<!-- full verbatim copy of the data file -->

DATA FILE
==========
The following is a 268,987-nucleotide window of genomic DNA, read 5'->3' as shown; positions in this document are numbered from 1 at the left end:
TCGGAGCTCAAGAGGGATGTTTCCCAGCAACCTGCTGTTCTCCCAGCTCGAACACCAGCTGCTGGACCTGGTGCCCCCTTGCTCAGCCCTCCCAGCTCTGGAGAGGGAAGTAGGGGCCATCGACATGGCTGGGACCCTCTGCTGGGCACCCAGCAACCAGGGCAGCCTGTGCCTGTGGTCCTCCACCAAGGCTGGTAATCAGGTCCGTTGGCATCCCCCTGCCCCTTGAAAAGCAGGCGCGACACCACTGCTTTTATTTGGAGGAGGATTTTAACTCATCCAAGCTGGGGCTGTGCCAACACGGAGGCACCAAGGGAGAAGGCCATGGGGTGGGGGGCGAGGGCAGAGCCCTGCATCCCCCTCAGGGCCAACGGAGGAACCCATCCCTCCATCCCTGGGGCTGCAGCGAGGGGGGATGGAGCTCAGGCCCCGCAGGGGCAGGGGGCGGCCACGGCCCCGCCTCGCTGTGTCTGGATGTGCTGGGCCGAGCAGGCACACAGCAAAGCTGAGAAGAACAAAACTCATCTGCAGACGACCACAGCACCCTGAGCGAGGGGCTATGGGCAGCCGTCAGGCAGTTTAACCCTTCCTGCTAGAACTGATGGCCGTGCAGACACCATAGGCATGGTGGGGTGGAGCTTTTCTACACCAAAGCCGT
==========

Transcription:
The following is a 268,987-nucleotide window of genomic DNA, read 5'->3' as shown; positions in this document are numbered from 1 at the left end:
TCGGAGCTCAAGAGGGATGTTTCCCAGCAACCTGCTGTTCTCCCAGCTCGAACACCAGCTGCTGGACCTGGTGCCCCCTTGCTCAGCCCTCCCAGCTCTGGAGAGGGAAGTAGGGGCCATCGACATGGCTGGGACCCTCTGCTGGGCACCCAGCAACCAGGGCAGCCTGTGCCTGTGGTCCTCCACCAAGGCTGGTAATCAGGTCCGTTGGCATCCCCCTGCCCCTTGAAAAGCAGGCGCGACACCACTGCTTTTATTTGGAGGAGGATTTTAACTCATCCAAGCTGGGGCTGTGCCAACACGGAGGCACCAAGGGAGAAGGCCATGGGGTGGGGGGCGAGGGCAGAGCCCTGCATCCCCCTCAGGGCCAACGGAGGAACCCATCCCTCCATCCCTGGGGCTGCAGCGAGGGGGGATGGAGCTCAGGCCCCGCAGGGGCAGGGGGCGGCCACGGCCCCGCCTCGCTGTGTCTGGATGTGCTGGGCCGAGCAGGCACACAGCAAAGCTGAGAAGAACAAAACTCATCTGCAGACGACCACAGCACCCTGAGCGAGGGGCTATGGGCAGCCGTCAGGCAGTTTAACCCTTCCTGCTAGAACTGATGGCCGTGCAGACACCATAGGCATGGTGGGGTGGAGCTTTTCTACACCAAAGCCGT